Nature Communications: Metal ions help COVID-19 virus to disguise itself (Gupta Lab)
SAN ANTONIO (June 2, 2021) — Scientists from The University of Texas Health Science Center at San Antonio (Gupta Lab) and other collaborators have discovered a mechanism by which SARS-CoV-2 exploits changes in metal ion concentrations to disguise itself in the body. Varying concentrations of metal ions — positively charged atoms such as magnesium, manganese, and calcium — are observed in hospitalized COVID-19 patients.
“This is a newly described metal-dependent mechanism by which these ions help the virus to evade immune surveillance,” said Yogesh Gupta, PhD, senior author of the research published June 2 in the journal Nature Communications. Dr. Gupta is an assistant professor of biochemistry and structural biology at the UT Health Science Center San Antonio and an investigator with its Greehey Children’s Cancer Research Institute.
Dr. Gupta and colleagues captured atomic-level snapshots during various stages of camouflaging activity of the coronavirus. It turns out metal ions have an architectural purpose — they form a bridge between viral messenger RNA (which are instructions for encoding the virus) and a protein complex consisting of viral proteins nsp16 and nsp10. The activity is sort of like a scaffold swaying in the wind and workers laying hands on it to steady it.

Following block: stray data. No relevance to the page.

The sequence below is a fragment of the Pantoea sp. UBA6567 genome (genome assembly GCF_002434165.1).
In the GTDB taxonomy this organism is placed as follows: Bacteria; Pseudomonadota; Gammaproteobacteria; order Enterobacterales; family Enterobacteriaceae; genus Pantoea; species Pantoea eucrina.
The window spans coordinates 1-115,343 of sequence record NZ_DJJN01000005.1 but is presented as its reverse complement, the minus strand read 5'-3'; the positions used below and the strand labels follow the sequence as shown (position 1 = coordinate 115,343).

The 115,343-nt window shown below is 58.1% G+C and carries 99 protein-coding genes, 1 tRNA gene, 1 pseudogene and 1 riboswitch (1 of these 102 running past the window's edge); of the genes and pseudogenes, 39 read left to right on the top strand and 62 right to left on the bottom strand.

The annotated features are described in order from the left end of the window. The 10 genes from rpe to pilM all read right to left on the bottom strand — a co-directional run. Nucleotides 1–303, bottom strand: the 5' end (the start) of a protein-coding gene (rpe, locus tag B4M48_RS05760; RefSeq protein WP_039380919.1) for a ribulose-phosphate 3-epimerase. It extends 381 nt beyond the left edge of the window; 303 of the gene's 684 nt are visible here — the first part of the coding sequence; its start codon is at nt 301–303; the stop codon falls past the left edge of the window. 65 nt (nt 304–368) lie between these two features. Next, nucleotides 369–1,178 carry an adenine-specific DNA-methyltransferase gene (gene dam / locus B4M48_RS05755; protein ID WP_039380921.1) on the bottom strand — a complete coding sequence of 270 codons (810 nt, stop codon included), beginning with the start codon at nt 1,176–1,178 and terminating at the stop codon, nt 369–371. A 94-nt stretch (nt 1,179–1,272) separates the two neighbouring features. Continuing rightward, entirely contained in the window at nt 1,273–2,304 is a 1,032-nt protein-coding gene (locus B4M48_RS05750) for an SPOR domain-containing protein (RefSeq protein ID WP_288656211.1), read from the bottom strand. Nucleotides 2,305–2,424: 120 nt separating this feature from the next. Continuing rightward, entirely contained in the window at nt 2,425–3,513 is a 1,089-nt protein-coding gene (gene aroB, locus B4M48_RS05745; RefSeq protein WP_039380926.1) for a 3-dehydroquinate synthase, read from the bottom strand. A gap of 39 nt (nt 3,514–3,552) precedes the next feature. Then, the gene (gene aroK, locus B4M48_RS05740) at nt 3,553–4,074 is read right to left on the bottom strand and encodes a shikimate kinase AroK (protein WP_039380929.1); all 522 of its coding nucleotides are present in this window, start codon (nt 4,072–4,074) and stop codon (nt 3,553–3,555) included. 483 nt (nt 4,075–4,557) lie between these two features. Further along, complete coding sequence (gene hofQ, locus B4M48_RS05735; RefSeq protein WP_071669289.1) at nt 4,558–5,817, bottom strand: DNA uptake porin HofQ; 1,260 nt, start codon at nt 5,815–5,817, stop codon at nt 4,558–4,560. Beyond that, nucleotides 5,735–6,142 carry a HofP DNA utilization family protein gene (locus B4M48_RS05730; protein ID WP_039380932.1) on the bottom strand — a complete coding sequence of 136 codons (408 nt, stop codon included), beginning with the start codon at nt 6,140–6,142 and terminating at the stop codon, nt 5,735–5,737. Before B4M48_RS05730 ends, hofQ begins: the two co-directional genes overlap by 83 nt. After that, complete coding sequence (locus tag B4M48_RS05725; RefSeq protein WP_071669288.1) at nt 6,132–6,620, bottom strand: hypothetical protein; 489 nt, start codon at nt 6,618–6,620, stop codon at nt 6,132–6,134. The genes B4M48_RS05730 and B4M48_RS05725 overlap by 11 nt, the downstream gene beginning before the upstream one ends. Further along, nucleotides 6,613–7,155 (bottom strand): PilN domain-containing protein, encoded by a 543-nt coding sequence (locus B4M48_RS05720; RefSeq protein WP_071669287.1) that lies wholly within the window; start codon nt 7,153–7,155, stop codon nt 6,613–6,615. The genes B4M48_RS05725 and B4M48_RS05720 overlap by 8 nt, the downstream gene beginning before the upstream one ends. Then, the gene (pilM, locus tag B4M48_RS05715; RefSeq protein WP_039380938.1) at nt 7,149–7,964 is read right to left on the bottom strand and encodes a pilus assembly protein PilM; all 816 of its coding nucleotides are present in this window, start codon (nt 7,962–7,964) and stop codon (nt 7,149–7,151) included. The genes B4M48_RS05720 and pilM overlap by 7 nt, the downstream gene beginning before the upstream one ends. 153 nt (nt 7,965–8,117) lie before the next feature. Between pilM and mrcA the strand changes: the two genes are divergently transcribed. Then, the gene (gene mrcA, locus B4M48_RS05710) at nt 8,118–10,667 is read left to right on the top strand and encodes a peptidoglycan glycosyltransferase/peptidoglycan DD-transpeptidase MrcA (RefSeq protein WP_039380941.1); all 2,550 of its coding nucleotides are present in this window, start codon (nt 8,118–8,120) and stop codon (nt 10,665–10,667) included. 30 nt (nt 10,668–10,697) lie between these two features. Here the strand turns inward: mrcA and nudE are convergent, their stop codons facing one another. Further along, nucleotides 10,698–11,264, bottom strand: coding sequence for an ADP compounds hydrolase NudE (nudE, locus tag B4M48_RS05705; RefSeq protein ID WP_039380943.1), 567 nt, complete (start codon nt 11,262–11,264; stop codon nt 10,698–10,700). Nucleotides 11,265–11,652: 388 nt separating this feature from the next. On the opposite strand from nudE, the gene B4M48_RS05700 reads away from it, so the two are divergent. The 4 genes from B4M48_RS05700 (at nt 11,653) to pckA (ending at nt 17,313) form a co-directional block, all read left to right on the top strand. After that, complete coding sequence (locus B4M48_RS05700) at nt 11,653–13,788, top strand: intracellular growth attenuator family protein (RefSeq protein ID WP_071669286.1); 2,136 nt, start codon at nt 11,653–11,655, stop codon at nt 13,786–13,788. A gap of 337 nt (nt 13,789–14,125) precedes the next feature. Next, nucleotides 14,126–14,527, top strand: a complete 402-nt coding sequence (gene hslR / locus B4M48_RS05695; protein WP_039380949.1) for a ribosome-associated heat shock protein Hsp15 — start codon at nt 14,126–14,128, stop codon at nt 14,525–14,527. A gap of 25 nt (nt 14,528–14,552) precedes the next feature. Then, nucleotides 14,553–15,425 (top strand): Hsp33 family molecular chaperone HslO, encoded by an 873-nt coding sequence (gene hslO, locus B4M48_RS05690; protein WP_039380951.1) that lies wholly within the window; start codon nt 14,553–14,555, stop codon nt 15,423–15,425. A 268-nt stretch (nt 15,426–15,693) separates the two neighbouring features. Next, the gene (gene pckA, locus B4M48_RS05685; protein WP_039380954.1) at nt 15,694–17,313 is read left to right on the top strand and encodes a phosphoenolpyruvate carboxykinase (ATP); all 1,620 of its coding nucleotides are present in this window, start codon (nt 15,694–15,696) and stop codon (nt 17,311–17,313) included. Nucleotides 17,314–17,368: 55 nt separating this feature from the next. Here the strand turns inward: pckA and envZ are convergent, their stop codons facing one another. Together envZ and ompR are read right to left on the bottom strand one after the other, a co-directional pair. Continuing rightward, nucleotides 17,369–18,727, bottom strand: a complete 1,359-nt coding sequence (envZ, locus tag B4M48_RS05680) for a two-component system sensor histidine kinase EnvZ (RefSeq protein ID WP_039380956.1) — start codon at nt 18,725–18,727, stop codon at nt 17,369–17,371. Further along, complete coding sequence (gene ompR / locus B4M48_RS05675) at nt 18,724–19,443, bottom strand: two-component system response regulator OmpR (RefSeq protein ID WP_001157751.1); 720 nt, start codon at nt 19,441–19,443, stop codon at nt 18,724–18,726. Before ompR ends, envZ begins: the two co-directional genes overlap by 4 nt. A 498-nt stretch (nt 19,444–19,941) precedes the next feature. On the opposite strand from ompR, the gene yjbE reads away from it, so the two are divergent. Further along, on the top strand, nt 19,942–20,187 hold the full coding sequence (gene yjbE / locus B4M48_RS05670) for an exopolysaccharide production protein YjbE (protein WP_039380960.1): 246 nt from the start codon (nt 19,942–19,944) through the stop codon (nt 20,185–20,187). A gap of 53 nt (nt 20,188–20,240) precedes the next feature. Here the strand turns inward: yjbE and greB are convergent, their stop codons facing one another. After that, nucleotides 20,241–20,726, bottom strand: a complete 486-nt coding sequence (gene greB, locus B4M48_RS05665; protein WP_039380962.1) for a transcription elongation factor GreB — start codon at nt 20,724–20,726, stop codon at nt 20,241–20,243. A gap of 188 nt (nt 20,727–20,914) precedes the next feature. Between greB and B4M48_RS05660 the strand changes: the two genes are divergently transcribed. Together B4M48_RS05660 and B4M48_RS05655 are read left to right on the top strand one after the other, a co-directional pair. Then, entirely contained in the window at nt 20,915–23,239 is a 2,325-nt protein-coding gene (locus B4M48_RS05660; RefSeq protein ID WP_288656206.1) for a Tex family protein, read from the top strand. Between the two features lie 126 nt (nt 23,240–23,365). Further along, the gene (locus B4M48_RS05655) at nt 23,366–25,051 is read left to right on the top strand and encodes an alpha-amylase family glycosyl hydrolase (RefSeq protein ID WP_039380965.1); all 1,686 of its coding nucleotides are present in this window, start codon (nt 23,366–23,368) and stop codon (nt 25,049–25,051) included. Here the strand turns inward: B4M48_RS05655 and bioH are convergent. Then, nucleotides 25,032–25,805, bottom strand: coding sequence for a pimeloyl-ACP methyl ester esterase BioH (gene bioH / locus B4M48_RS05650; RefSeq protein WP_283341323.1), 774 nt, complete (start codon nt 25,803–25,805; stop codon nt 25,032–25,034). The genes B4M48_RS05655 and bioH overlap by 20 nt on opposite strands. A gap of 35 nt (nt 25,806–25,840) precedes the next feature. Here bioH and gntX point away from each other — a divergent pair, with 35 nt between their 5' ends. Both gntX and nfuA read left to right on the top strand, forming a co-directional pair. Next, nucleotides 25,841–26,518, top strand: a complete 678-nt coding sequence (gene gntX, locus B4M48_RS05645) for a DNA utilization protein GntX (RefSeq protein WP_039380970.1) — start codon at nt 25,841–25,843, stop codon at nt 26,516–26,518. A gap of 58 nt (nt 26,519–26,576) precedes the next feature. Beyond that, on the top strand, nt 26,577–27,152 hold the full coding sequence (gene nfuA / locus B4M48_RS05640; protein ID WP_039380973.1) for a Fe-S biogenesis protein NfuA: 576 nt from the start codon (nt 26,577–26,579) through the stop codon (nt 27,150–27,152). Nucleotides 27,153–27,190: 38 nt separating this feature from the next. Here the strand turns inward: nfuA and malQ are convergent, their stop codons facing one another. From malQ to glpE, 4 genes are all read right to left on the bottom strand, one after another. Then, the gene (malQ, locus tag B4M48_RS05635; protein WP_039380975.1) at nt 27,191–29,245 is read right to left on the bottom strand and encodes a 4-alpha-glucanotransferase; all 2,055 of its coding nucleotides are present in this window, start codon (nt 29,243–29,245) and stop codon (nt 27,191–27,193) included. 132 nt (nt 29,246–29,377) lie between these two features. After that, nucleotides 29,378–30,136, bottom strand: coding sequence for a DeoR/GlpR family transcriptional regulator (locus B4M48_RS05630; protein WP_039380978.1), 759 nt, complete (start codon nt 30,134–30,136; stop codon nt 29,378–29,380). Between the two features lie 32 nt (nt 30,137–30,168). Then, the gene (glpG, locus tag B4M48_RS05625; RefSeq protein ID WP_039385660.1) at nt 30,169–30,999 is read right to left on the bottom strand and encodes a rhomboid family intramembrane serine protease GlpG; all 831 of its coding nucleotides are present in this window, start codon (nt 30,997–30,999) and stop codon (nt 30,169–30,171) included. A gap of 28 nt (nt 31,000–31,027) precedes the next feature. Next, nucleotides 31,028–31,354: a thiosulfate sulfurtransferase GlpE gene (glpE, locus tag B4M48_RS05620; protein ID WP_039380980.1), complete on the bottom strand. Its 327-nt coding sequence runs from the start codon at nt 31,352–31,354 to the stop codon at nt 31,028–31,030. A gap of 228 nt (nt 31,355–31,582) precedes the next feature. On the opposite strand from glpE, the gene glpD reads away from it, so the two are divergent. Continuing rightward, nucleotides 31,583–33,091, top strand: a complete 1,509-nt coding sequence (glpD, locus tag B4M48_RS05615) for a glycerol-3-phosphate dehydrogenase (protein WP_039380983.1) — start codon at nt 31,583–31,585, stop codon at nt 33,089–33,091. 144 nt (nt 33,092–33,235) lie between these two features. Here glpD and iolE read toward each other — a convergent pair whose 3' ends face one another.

SOURCE: UT Health SA Newsroom, Contact: Will Sansom, (210) 567-2579, firstname.lastname@example.org
A metal ion orients SARS-CoV-2 mRNA to ensure accurate 2’-O methylation of its first nucleotide
Thiruselvam Viswanathan, Anurag Misra, Siu-Hong Chan, Shan Qi, Nan Dai, Shailee Arya, Luis Martinez-Sobrido, Yogesh K. Gupta
First published: June 2, 2021, Nature Communications
Since 2004, UT Health San Antonio, Greehey Children’s Cancer Research Institute’s (Greehey CCRI) mission has been to advance scientific knowledge relevant to childhood cancer, contribute to the understanding of its causes, and accelerate the translation of knowledge into novel therapies. Through discovery, development, and dissemination of new scientific knowledge, Greehey CCRI strives to have a national and global impact on childhood cancer. Our mission consists of three key areas — research, clinical, and education.